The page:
Lance Armstrong: Drugs and Sport
Learning Objectives Assessed: 1, 2, 3
2 May 13 - 2 May 13 12:00
'Cheat', 'Champion', or 'Man of his Time': Analyse the debate about performance enhancing drugs in sport to explain Lance Armstrong's career.
A 2000 word fully referenced, typed on every second line, paper (either Harvard Style or APA Format or Australian Government Printing Style (see Style Manual for Authors, Editors and Printers, Australian Government Printing Service, Canberra)
· Clearly articulate your approach in the opening paragraph · Justify your option in the opening paragraph · Justify your option, not from your ‘common sense’ opinion, but by critically analysing the literature on the issues · Consult the recommended books (see below) for this essay · Extend your reading from books to journal articles by consulting the following recommended journals:
· International Journal of the History of Sport · International Review of the Sociology of Sport · Journal of Sport History
· Philosophy of Sport Journal
· Sociology of Sport Journal
· Sport and Social Issues
· Sporting Traditions
· Read the 'Suggestions and Tips' section as well as the 'Criteria and Marking' for the essay in the course outline to gain an appreciation of required standards in terms of argument, analysis, research and organisation.
There is a growing body of literature on the drugs and sport. The following readings represent some of the major sources and students are encouraged to utilise these sources as well as going well beyond this literature in developing their arguments.
R. Beamish, Steroids: A New Look at Performance-Enhancing Drugs. Santa Barbara: ABC-Clio, 2011. E. Cashmore, Making Sense of Sport (3rd Edition), ‘Champs or Cheats?’, London: Routledge, 2000, pp. 189-218. J. Healey (ed.), Performance Enhancing Drugs. Thirroul, NSW: Spinney Press, 2008. J.M. Hoberman, Testosterone Dreams: Rejuvenation, Aphrodisia, Doping. Berkeley: University of California Press, 2005. B. Houlihan, Dying to Win: Doping in Sport and the Development and Anti-Doping Policy, Strasbourg: Council of Europe Publishing, 1999. J. Mckay, No Pain, No Gain? Sport and Australian Culture, New York: Prentice Hall, 1991, pp. 139-148. D.R. Mottram, ed. Drugs in Sport. 5th ed. New York: Routledge, 2011. W. Morgan and K. Meier (eds), Philosophical Inquiry in Sport (2nd Edition), ‘Drugs and Sport’, Champaign: Human Kinetics, 1995, pp. 201-259. R. Parisotto, Bloodsports: The Inside Dope on Sports. Prahran, Vic.: Hardie Grant Books, 2006. W. Reiterer, Positive: An Australian Olympian Reveals the Inside Story of Drugs and Sport. Sydney: Pan Macmillan, 2000. R. Voy, Drugs, Sport and Politics, Champaign: Human Kinetics, 1991. I. Waddington, Sport, Health and Drugs: A Critical Sociological Perspective. London: E & FN Spon, 2000. I. Waddington, An Introduction to Drugs in Sport: Addicted to Winning. New York: Routledge, 2009. W. Wilson and E. Derse (eds.), Doping in Elite Sport: The Politics of Drugs in the Olympic Movement, Champaign: Human Kinetics, 2001. C.E. Yesalis (eds.), Anabolic Steroids in Sport and Exercise, Champaign: Human Kinetics, 2000.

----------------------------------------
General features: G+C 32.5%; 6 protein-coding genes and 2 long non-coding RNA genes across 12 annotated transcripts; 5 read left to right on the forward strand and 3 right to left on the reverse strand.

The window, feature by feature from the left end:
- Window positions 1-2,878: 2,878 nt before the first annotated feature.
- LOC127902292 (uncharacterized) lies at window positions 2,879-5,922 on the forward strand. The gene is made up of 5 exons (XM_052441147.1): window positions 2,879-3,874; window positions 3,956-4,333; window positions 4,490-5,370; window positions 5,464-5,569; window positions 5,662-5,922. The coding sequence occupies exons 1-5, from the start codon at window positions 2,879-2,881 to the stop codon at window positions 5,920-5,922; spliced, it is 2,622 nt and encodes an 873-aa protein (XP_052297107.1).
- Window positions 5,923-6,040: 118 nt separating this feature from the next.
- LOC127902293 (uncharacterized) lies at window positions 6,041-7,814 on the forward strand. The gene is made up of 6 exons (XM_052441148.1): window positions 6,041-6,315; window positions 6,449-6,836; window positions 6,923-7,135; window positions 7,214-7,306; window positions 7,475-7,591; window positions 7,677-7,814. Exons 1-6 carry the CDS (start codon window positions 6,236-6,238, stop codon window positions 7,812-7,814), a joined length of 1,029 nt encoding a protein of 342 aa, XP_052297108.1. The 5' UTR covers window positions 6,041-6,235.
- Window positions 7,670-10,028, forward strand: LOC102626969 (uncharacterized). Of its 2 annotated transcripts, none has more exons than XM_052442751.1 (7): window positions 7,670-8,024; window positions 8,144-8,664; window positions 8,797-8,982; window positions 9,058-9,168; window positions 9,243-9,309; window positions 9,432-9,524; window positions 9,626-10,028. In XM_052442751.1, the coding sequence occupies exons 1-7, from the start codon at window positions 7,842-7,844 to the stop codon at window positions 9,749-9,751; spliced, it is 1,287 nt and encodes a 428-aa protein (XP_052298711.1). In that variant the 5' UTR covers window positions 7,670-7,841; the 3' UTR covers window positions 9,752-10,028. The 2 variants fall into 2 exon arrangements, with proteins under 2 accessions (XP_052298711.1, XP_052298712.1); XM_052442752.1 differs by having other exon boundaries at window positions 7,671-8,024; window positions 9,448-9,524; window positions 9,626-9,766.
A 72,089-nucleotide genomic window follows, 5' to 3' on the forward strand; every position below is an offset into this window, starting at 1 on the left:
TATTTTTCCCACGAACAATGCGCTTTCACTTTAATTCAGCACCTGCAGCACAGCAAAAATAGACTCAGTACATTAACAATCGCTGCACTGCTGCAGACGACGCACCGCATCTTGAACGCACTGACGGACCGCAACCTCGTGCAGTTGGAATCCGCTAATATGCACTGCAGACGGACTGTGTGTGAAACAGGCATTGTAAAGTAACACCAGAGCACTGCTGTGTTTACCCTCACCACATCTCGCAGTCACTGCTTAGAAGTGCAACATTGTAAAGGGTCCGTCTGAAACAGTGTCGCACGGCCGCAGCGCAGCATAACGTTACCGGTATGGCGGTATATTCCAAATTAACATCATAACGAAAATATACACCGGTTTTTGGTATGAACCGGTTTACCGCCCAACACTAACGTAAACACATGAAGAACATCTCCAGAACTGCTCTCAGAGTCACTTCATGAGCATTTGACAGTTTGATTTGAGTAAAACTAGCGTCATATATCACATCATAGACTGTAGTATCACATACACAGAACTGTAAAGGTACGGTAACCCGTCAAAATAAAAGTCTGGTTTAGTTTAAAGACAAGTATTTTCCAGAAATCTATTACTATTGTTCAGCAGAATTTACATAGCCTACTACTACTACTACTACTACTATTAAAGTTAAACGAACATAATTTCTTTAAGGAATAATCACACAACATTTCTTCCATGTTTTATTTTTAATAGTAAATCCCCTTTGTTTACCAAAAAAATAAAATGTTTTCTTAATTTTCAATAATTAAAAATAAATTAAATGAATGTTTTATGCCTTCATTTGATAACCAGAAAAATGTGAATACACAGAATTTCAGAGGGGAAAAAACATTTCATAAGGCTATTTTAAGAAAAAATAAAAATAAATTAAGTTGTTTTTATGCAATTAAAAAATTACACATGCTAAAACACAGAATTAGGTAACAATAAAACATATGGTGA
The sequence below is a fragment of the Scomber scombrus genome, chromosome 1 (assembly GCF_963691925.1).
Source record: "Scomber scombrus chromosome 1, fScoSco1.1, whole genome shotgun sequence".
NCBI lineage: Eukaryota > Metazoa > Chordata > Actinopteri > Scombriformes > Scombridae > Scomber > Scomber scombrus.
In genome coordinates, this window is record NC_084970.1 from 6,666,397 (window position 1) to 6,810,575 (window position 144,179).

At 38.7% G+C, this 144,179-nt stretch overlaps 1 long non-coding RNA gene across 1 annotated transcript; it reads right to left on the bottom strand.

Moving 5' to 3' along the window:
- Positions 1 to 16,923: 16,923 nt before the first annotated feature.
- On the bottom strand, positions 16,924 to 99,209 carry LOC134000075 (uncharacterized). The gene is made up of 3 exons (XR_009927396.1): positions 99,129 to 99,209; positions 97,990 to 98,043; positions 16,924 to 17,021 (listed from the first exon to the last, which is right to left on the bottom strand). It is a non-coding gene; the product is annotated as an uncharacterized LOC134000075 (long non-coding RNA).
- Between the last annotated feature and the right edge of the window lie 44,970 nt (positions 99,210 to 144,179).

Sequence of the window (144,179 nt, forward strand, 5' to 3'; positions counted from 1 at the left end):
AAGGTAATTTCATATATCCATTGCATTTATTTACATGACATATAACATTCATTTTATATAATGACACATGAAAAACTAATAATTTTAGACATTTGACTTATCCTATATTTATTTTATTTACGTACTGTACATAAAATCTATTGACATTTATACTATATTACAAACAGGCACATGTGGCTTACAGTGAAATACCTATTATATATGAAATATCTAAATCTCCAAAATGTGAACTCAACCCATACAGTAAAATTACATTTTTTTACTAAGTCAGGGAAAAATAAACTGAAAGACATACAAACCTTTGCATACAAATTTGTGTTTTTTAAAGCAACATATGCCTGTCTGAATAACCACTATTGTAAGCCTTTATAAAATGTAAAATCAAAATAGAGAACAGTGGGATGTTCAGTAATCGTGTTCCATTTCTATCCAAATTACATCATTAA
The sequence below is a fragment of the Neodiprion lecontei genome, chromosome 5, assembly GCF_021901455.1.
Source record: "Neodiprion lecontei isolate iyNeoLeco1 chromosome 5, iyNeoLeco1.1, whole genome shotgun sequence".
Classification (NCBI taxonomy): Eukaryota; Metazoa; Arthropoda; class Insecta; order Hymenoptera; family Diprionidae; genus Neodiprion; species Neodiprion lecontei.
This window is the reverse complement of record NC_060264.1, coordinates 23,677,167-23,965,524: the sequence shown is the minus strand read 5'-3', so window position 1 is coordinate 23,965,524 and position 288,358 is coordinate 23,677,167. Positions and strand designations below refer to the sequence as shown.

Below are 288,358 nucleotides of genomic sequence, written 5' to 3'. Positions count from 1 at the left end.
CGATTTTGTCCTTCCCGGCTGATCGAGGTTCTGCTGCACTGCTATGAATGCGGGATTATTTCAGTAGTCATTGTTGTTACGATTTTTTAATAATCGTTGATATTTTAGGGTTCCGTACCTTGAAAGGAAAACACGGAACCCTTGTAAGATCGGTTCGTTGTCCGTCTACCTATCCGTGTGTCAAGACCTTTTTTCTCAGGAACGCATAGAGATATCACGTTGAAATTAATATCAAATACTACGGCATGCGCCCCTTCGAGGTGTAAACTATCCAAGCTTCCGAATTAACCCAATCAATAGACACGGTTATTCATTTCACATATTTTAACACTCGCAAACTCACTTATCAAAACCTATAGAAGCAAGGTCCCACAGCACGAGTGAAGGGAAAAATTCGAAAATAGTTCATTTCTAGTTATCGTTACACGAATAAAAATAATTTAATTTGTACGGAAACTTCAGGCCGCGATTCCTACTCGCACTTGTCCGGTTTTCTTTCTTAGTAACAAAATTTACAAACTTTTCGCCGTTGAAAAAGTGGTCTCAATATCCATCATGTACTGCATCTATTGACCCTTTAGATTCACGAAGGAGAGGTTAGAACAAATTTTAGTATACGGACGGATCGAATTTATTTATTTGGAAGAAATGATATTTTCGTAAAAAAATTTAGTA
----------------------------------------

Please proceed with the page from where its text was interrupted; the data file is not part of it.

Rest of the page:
Criteria & Marking:
The written paper will be marked on following criteria. The total marks for the written paper is 40. The five criteria are:
1. Level of Analysis
2. Quality of Research
3. Clarity of Argument
Level of Analysis (14)
14-12 Critical analysis assessing strengths and weaknesses of argument Pursues flaws in previous analysis of the topic
Excellent command of the analysis of the topic
11-9 In depth analysis linked closely to argument
Critical analysis assessing strengths and weaknesses of argument ...
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